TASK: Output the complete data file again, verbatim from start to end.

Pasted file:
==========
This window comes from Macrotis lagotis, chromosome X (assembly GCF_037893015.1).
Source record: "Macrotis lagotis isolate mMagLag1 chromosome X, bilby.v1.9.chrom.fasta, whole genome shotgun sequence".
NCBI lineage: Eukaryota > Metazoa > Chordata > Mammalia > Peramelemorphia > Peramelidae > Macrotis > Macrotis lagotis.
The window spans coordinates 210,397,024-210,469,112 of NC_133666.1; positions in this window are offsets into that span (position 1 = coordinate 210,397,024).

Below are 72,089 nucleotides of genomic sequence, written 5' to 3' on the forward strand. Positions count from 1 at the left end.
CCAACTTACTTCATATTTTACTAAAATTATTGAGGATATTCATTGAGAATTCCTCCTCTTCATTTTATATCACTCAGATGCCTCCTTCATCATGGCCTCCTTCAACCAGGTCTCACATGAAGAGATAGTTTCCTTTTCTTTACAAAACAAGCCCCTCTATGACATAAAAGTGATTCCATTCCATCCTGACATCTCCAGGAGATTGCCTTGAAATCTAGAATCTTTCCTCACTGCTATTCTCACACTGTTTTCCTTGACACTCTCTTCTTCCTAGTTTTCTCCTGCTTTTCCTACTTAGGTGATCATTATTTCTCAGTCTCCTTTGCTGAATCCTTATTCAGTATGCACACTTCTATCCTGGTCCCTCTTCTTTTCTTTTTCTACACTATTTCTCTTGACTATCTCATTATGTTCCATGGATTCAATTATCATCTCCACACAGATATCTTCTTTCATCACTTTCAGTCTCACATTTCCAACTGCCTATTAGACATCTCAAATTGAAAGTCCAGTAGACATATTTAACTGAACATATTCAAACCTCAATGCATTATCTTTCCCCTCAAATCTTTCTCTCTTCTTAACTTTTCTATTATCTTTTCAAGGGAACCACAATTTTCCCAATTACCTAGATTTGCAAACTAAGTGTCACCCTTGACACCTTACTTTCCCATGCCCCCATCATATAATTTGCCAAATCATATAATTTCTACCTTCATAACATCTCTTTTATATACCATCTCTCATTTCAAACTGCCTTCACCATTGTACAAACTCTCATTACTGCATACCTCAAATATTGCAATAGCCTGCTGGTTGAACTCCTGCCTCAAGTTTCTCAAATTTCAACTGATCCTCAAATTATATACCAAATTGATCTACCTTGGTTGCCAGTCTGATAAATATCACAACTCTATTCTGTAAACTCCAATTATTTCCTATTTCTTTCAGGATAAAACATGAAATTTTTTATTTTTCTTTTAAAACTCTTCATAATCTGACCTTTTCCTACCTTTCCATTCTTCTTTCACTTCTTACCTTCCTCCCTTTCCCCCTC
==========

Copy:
This window comes from Macrotis lagotis, chromosome X (assembly GCF_037893015.1).
Source record: "Macrotis lagotis isolate mMagLag1 chromosome X, bilby.v1.9.chrom.fasta, whole genome shotgun sequence".
NCBI lineage: Eukaryota > Metazoa > Chordata > Mammalia > Peramelemorphia > Peramelidae > Macrotis > Macrotis lagotis.
The window spans coordinates 210,397,024-210,469,112 of NC_133666.1; positions in this window are offsets into that span (position 1 = coordinate 210,397,024).

Below are 72,089 nucleotides of genomic sequence, written 5' to 3' on the forward strand. Positions count from 1 at the left end.
CCAACTTACTTCATATTTTACTAAAATTATTGAGGATATTCATTGAGAATTCCTCCTCTTCATTTTATATCACTCAGATGCCTCCTTCATCATGGCCTCCTTCAACCAGGTCTCACATGAAGAGATAGTTTCCTTTTCTTTACAAAACAAGCCCCTCTATGACATAAAAGTGATTCCATTCCATCCTGACATCTCCAGGAGATTGCCTTGAAATCTAGAATCTTTCCTCACTGCTATTCTCACACTGTTTTCCTTGACACTCTCTTCTTCCTAGTTTTCTCCTGCTTTTCCTACTTAGGTGATCATTATTTCTCAGTCTCCTTTGCTGAATCCTTATTCAGTATGCACACTTCTATCCTGGTCCCTCTTCTTTTCTTTTTCTACACTATTTCTCTTGACTATCTCATTATGTTCCATGGATTCAATTATCATCTCCACACAGATATCTTCTTTCATCACTTTCAGTCTCACATTTCCAACTGCCTATTAGACATCTCAAATTGAAAGTCCAGTAGACATATTTAACTGAACATATTCAAACCTCAATGCATTATCTTTCCCCTCAAATCTTTCTCTCTTCTTAACTTTTCTATTATCTTTTCAAGGGAACCACAATTTTCCCAATTACCTAGATTTGCAAACTAAGTGTCACCCTTGACACCTTACTTTCCCATGCCCCCATCATATAATTTGCCAAATCATATAATTTCTACCTTCATAACATCTCTTTTATATACCATCTCTCATTTCAAACTGCCTTCACCATTGTACAAACTCTCATTACTGCATACCTCAAATATTGCAATAGCCTGCTGGTTGAACTCCTGCCTCAAGTTTCTCAAATTTCAACTGATCCTCAAATTATATACCAAATTGATCTACCTTGGTTGCCAGTCTGATAAATATCACAACTCTATTCTGTAAACTCCAATTATTTCCTATTTCTTTCAGGATAAAACATGAAATTTTTTATTTTTCTTTTAAAACTCTTCATAATCTGACCTTTTCCTACCTTTCCATTCTTCTTTCACTTCTTACCTTCCTCCCTTTCCCCCTC